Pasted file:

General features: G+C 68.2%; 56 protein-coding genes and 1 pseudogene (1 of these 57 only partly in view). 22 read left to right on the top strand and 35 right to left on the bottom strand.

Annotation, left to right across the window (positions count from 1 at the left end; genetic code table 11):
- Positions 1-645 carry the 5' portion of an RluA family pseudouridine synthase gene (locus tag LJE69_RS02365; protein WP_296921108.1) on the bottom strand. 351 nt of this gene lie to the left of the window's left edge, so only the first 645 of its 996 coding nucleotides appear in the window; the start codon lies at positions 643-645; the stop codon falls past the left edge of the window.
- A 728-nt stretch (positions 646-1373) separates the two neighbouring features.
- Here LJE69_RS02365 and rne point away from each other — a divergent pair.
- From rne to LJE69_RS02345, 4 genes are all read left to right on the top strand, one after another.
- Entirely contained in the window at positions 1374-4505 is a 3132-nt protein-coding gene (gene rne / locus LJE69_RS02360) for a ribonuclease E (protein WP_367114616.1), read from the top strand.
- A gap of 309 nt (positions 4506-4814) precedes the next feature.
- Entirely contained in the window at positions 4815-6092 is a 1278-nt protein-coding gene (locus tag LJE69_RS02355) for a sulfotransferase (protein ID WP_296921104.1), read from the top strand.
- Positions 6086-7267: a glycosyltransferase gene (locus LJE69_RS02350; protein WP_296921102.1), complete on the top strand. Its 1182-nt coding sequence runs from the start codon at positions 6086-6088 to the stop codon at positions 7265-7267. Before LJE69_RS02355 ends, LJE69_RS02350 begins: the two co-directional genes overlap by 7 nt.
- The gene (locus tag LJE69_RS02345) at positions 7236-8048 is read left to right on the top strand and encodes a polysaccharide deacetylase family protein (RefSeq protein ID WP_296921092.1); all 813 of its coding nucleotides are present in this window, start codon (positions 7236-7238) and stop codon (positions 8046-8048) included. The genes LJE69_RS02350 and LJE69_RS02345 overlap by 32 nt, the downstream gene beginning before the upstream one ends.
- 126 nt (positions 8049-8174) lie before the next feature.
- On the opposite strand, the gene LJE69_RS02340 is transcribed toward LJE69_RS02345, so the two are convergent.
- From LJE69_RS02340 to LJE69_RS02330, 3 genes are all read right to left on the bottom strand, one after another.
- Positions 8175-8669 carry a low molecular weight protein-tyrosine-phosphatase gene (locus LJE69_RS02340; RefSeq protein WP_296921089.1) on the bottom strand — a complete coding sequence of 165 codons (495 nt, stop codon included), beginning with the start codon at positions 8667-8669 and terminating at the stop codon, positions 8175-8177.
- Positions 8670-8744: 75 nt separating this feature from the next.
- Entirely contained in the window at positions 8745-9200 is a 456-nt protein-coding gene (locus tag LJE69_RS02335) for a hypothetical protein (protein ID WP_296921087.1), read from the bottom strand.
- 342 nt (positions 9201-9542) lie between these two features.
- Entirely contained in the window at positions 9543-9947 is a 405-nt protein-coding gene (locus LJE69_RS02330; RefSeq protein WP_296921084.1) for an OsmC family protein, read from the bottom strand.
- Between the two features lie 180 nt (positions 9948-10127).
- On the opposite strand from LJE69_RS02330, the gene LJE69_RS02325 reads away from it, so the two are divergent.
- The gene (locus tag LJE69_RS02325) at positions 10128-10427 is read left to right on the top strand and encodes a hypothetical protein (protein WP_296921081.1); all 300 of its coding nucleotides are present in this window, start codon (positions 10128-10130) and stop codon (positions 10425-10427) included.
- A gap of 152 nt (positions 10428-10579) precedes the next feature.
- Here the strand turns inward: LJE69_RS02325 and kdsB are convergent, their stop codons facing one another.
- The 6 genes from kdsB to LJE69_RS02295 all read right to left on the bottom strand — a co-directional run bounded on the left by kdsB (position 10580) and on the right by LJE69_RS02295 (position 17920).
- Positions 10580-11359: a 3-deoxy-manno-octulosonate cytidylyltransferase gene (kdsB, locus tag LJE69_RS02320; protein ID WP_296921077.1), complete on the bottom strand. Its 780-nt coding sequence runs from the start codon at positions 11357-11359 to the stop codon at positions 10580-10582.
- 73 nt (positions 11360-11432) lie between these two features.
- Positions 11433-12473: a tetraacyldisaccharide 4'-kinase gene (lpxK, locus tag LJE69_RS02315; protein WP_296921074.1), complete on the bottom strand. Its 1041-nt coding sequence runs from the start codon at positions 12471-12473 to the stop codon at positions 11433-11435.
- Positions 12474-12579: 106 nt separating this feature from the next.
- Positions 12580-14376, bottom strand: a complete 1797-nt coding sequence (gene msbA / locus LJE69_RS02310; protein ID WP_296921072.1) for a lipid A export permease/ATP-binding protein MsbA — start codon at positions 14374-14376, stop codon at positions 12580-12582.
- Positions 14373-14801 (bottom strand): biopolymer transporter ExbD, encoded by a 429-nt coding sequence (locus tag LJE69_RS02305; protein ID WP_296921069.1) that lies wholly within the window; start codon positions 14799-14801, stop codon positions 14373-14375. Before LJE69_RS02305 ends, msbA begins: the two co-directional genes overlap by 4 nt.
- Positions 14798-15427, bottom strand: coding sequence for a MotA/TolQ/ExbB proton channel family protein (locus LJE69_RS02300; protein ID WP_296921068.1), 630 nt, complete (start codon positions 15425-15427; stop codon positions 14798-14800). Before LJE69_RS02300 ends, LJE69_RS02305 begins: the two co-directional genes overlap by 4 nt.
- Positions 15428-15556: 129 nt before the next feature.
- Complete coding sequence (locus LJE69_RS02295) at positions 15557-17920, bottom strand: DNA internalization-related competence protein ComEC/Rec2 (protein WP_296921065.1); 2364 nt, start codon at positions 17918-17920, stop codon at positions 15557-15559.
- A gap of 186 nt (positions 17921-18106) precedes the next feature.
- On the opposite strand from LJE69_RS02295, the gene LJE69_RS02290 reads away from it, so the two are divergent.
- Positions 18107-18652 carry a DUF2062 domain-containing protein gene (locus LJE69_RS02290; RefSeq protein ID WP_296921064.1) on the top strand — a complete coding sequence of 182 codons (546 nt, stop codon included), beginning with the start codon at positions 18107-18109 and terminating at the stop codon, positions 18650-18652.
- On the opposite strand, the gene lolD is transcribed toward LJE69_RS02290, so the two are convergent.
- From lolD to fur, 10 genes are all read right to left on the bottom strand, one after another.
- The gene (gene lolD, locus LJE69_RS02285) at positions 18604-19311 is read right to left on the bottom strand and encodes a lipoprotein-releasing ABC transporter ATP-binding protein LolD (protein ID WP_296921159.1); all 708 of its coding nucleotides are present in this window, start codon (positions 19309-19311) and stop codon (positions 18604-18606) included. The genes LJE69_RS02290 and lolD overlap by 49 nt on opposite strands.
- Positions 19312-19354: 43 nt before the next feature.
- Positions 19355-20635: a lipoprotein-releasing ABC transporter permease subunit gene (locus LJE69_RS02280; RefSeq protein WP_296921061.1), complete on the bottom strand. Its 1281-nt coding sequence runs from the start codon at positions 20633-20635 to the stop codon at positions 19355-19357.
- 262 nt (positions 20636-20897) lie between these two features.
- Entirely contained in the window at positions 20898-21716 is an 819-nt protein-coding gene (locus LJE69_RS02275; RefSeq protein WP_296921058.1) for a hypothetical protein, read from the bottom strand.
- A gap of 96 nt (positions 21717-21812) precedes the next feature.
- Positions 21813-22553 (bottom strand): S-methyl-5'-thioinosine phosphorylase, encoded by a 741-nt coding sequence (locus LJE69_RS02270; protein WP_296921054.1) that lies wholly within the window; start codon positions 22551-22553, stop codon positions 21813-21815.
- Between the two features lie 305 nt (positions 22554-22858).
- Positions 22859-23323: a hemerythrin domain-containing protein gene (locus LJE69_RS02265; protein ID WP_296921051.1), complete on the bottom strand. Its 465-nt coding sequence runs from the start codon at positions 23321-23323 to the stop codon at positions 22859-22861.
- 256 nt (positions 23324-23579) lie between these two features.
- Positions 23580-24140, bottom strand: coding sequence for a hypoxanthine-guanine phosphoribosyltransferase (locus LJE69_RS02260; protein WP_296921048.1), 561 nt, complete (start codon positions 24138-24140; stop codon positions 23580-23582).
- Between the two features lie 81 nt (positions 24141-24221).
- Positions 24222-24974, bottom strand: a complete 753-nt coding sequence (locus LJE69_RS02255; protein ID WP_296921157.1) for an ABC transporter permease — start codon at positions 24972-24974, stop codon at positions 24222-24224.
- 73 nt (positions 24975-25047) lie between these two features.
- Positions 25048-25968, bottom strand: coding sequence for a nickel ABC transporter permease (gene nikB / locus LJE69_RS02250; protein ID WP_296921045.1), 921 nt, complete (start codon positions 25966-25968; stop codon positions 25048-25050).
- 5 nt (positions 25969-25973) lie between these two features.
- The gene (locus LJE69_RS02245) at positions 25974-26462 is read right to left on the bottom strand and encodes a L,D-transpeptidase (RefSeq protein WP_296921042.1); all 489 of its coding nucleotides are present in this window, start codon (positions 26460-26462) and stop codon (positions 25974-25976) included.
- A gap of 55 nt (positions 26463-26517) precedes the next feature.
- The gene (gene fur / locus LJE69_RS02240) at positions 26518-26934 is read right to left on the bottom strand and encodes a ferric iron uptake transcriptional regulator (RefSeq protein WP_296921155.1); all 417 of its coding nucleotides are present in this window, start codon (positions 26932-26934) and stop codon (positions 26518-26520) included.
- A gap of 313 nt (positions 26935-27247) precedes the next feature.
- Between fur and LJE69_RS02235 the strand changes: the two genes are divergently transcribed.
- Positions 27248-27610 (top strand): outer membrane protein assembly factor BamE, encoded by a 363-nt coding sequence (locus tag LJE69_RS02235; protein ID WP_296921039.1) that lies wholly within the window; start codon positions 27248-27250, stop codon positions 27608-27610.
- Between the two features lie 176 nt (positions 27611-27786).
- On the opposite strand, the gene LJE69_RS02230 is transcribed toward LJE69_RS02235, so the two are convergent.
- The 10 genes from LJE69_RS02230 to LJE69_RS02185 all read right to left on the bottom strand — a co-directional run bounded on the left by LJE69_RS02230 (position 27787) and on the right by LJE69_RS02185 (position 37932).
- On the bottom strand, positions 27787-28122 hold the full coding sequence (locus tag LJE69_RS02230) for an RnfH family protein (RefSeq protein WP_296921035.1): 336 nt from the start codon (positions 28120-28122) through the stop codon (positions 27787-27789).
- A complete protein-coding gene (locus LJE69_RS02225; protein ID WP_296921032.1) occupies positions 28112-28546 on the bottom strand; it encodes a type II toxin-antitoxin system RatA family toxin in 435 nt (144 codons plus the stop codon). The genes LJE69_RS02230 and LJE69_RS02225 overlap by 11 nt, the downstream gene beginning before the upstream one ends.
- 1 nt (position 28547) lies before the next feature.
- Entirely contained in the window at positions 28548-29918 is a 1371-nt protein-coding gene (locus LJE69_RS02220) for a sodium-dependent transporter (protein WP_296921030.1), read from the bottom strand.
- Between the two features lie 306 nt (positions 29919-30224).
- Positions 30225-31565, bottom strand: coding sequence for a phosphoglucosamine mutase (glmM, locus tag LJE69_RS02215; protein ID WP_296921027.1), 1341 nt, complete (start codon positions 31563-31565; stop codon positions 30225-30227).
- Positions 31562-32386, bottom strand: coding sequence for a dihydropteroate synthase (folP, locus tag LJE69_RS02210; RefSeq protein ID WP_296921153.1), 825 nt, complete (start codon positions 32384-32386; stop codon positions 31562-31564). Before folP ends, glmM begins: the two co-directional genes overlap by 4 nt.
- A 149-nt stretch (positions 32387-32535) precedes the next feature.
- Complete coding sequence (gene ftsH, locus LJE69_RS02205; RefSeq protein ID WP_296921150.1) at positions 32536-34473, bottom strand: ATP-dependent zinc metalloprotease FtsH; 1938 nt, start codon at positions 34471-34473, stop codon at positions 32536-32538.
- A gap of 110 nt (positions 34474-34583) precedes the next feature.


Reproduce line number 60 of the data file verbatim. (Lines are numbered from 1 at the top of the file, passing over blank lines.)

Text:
- Between fur and LJE69_RS02235 the strand changes: the two genes are divergently transcribed.